Half a croissant, on a plate, with a sign in front of it saying '50c'
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hydraulic 555

a hydraulic version of the 555 timer
  [vote for,

For many automatic watering applications such as yard sprinklers or sprouting machines, it would be useful to have a water-powered timing mechanism, to avoid the need for electricity in the system.

The idea is a device which works exactly the same as a 555 timer, except working on water instead of electricity. Voltage -> pressure. Current -> flow rate. Resistor -> needle valve. Capacitor -> accumulator. Implement your specific timing requirement using external 'circuitry' just as with a conventional 555.

afinehowdoyoudo, May 25 2007

Wikipedia: 555 Timer IC http://en.wikipedia.org/wiki/555_timer_IC
Tic, toc, octopod. [jutta, May 25 2007]

Who is number 555? http://en.wikipedia...i/State_Express_555
[Ling, May 27 2007]

Water Timer For Lawn Sprinklers http://www.hardware...hutoff-pW3AUWV.aspx
Turns on after a selected pause (say 3 hours), runs for a time (like 10 minutes), then starts over again. Water powered. [Amos Kito, Feb 11 2008]

555 Timer -- Animated http://www.williams...abs.com/480_555.htm
[Amos Kito, Feb 11 2008]


       Clepsydraulic chip form factor?
lurch, May 25 2007

       Should be bakeable, though perhaps not as an exact copy in hydraulic form ... I was just looking at a block diagram of the 555 chip, and I will need to think a while about the hydraulic analogue of a J-K flip-flop and a comparator ... [Ian T], you're not alone, I still get a little twinge of joy when a clock reads 5:55, and stranger still, I have lived the last 9 years in a house numbered 555. (No, that wasn't the reason I bought it !)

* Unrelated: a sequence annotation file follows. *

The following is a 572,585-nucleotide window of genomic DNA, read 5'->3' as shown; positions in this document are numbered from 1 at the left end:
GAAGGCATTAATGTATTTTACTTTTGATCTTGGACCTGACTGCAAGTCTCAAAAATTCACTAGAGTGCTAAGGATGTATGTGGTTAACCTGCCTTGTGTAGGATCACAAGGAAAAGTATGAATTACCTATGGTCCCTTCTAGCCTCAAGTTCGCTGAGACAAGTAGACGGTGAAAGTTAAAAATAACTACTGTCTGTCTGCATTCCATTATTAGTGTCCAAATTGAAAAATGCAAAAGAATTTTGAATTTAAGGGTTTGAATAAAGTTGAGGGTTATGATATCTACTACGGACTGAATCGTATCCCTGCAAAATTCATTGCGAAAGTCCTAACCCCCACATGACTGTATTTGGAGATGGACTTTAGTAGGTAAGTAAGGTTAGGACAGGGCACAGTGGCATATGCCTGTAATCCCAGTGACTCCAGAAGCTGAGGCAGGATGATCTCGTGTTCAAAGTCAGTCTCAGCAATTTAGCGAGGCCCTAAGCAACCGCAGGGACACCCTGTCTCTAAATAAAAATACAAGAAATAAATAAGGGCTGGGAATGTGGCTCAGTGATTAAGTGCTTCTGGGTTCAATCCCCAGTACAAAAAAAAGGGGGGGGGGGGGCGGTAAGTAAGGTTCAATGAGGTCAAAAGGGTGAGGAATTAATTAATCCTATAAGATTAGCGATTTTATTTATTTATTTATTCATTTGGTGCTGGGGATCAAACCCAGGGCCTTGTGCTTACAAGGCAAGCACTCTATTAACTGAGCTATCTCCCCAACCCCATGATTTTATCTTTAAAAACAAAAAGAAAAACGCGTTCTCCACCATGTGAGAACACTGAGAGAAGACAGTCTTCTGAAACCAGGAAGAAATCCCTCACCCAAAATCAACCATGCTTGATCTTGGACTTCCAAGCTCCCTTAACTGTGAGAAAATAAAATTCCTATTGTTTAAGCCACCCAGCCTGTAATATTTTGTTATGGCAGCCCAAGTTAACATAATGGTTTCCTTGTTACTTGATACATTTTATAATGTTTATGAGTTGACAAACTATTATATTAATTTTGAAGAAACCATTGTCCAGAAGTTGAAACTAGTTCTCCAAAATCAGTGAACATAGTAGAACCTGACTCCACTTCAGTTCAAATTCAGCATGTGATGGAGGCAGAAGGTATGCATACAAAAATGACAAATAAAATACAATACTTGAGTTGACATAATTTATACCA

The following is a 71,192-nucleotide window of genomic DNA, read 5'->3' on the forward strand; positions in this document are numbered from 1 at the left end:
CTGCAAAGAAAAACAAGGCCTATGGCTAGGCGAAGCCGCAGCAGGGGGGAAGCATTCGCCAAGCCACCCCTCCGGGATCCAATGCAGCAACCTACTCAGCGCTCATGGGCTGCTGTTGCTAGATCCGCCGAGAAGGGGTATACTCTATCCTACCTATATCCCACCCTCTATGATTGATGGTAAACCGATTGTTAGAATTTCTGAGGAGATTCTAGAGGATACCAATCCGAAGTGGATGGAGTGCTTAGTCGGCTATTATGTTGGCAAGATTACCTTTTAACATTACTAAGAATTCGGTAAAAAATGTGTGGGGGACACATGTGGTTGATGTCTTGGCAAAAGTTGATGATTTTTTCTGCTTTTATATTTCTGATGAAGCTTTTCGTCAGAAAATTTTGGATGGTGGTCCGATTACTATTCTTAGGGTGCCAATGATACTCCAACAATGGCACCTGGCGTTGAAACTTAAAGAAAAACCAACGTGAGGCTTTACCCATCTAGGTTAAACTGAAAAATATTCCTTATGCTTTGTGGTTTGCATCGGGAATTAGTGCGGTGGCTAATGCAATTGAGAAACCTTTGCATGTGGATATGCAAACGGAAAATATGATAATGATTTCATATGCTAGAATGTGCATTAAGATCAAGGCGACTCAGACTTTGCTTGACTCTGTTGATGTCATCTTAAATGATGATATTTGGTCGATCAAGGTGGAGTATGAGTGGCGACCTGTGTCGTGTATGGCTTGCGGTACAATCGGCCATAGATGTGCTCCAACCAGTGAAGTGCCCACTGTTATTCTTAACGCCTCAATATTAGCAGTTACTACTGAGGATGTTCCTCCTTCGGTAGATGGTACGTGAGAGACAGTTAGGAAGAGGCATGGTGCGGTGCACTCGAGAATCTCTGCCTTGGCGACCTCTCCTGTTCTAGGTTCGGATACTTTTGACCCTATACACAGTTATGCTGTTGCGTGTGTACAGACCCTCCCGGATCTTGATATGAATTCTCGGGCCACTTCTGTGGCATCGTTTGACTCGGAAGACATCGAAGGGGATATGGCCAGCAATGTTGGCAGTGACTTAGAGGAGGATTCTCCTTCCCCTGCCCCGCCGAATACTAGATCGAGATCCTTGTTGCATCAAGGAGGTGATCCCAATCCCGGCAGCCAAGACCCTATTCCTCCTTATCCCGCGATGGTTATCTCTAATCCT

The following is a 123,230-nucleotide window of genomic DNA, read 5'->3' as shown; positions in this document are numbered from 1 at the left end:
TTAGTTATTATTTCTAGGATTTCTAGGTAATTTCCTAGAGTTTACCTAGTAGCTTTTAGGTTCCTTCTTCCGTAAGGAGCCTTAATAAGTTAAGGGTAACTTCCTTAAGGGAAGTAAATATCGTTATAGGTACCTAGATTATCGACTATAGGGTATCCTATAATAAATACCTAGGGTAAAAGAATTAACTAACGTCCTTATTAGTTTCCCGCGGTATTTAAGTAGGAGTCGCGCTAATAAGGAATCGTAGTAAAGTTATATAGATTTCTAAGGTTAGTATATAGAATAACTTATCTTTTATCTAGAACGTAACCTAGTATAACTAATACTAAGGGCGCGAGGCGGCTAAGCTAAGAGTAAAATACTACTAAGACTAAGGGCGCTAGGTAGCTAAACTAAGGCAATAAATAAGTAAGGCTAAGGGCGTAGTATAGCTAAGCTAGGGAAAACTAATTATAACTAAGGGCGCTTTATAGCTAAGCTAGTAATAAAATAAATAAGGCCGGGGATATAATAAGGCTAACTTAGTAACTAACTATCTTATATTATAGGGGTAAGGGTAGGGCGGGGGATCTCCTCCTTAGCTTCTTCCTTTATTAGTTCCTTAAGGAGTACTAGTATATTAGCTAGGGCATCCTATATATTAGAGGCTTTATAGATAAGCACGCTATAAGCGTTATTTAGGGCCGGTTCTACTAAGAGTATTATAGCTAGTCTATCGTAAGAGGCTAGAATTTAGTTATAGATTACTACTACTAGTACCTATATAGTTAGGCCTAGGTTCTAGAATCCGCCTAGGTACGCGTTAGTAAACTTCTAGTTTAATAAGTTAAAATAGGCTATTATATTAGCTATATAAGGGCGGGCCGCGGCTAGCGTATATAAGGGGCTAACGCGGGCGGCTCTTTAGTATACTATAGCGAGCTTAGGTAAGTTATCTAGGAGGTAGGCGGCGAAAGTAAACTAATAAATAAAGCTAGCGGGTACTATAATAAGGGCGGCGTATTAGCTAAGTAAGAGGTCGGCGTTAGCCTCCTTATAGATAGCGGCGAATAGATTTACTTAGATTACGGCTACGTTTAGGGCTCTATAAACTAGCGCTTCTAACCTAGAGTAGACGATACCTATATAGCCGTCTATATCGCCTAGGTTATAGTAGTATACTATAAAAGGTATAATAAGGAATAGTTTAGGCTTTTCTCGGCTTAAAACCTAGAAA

batou, May 25 2007

       If we're talking about fondly-remembered nostalgic chip numbers, can we please have a moment's silence for 741?
MaxwellBuchanan, May 25 2007

       //Current -> flow rate// So you're always dribbling water?
ldischler, May 25 2007

       Who, me?
MaxwellBuchanan, May 25 2007

       I'd bun a hydraulic 4:20.
nuclear hobo, May 25 2007

       Factoid: Subaru were sponsored by 555, once, and later named one version 22B, which is hex for 555.
Ling, May 27 2007

       Actually, the 555 timer was so good that it eventually achieved consciousness in 1992 and, a year later, decided that it would like to sponsor rally cars.   

       Less likely, the 555 on the Rally Subaru Impreza is the name of their sponsor. State Express 555 is a brand of Cigarettes made by British American Tobacco.
Ling, May 27 2007

       I always thought that Subaru used '555' because it is 'Go, go, go' in Japanese.
neutrinos_shadow, May 27 2007

       pneumatic control circuits using cascade logic and valves have been around for donkey's years.   

       The requirements on accumulators, constant supply pressure/flowrate and the sensitivity given zero volumetric change would make this system extremely hard to commission, given when independent circuits engage, system flowrate and thus pressure would drop, affecting the entire control system. You would need some pretty good referencing points to keep the system stable.